(CNS): Officials from the Department of Immigration have said that there are now eight people from the department on required leave for one reason or another after three more people were suspended last week following their arrest in an anti-corruption case. It is also understood that the eight people on enforced leave includes Chief Immigration Officer Linda Evans, who has been suspended for more than two years on full pay and benefits because of a still undisclosed alleged infraction.
Despite these problems, Acting CIO Bruce Smith said the 160 or so employees in the department are committed to upholding the law and protecting Cayman’s borders, and that there was a zero-tolerance policy towards employee misconduct and unlawful behaviour.
Smith said the latest group of immigration workers to be placed on leave was down to the work of the DoI itself. “These arrests came about as a direct result of the immigration department following the correct procedure and bringing suspected wrongdoers to the attention of the proper authorities for further investigation,” he explained, adding that the rest of his team was working hard.
“Every single day, the dedicated men and women of the Department of Immigration come to work to serve this country. Together the team of more than 160 employees share one goal, which is to keep all persons in the Cayman Islands safe,” Smith added.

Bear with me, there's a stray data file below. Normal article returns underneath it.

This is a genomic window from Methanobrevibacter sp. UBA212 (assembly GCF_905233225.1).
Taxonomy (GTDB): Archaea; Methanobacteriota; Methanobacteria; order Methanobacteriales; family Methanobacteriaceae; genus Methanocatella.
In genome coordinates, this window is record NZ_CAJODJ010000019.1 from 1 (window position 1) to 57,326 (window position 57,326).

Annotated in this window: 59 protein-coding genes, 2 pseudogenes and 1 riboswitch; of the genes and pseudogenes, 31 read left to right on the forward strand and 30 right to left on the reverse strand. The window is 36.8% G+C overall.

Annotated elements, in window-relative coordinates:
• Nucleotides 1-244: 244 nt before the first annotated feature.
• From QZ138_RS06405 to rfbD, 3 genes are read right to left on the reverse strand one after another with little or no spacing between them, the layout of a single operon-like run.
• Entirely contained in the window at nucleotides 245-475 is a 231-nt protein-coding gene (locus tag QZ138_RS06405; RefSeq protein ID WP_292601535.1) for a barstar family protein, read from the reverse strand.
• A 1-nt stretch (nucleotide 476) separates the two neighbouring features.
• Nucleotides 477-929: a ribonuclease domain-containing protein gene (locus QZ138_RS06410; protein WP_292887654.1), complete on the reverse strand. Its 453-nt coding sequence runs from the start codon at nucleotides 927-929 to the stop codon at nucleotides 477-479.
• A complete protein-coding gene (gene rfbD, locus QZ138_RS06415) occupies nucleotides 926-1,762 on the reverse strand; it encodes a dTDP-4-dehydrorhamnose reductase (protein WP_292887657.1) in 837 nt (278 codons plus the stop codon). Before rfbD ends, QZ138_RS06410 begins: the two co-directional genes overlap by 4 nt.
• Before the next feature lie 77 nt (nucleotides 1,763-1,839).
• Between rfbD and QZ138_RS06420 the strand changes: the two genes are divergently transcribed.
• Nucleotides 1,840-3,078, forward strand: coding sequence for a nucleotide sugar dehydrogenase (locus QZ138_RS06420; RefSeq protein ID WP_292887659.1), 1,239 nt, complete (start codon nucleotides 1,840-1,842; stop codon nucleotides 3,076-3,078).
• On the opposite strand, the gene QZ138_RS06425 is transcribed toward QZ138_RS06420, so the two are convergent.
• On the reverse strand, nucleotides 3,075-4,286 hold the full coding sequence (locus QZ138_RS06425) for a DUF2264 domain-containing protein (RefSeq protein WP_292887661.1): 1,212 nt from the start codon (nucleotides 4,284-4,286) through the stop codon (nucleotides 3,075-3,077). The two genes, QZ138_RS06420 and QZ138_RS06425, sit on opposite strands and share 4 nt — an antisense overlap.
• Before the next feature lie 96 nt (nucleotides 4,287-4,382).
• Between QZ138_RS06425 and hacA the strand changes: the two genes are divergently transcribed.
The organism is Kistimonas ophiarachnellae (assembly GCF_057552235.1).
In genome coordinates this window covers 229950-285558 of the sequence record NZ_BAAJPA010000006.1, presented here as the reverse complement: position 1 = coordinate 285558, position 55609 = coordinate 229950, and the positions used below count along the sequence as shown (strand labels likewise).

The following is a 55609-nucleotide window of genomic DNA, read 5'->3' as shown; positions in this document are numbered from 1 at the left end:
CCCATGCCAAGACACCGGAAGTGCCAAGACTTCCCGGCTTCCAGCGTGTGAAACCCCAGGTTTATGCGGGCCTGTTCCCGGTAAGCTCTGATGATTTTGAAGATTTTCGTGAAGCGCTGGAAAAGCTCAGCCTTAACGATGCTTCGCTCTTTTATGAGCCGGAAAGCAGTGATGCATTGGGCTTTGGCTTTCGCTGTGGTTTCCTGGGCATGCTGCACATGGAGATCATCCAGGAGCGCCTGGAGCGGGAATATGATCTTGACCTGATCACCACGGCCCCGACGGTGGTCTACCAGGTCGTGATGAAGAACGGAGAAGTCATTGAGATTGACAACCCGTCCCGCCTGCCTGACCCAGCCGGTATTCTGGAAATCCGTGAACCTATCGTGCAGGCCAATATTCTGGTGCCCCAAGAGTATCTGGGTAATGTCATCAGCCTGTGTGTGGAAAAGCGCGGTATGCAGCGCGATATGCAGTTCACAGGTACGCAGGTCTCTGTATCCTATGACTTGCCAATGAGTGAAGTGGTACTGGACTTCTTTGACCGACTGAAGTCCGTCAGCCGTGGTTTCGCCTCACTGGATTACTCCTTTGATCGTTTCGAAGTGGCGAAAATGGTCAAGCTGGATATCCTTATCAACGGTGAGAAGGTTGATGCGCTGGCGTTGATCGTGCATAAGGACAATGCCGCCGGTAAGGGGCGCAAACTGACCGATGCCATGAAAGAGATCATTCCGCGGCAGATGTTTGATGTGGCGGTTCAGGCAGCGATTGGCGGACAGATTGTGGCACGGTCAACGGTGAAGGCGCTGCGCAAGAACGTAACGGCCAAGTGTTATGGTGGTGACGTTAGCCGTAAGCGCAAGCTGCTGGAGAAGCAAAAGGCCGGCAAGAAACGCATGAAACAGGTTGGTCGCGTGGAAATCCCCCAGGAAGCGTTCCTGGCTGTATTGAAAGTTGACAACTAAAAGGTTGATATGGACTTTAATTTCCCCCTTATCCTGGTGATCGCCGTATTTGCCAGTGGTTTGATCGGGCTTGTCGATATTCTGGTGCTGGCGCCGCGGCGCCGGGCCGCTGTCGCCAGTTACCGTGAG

Although Smith maintained that the DoI values safety and security of the public above all else, a member of its senior management team, Garfield Wong, remains at his desk despite facing charges of drinking and driving, careless driving and leaving the scene of an accident in which a person was injured.
The collision between the truck Wong was driving and a BMW happened in 2013 on Shamrock Road. The senior officer, who has denied the allegations and is due in court for his continuing trial in March, has never been placed on leave regarding these charges. By comparison, John Bodden, the former acting chief fire officer who faced similar charges, was placed on required leave until earlier this month, when his two-year-old traffic case was dismissed.
Immigration staff are on leave for various infractions, including cases that are going through the courts. Smith said individuals are placed on required leave in accordance with the provisions of the Public Service Management Law, “and in the best interest of all concerned, most importantly the public”.
Smith added that the DoI would continue to be transparent about all infractions and investigations, and stressed that the department in no way condoned the alleged actions of the individuals.
“We are committed to our values of excellence, accountability and integrity and we will continue to live by that code of conduct moving forward,” he said.
Despite the problems facing some staff, the acting chief said that last year immigration officers arrested more than 500 people for immigration offences, including the most common breach of illegal landing, but also for work permit infractions, overstaying and forgery.
He noted that the department processes all arrivals at Cayman Islands ports and airports, amounting to some two million people a year, and generates millions of dollars in annual revenue from immigration fees, administrative fines but also fines paid for offences. This last figure amounted to $400,000 in the past year.
Over the next year, Smith said, there would be more specialised training and development for his staff in countering risk, the immigration law training and sensitisation, as well as internal cross-training. There will also be personal development support for staff in areas like business, accounting and legal studies, and the enhanced use of the Intelligence Unit.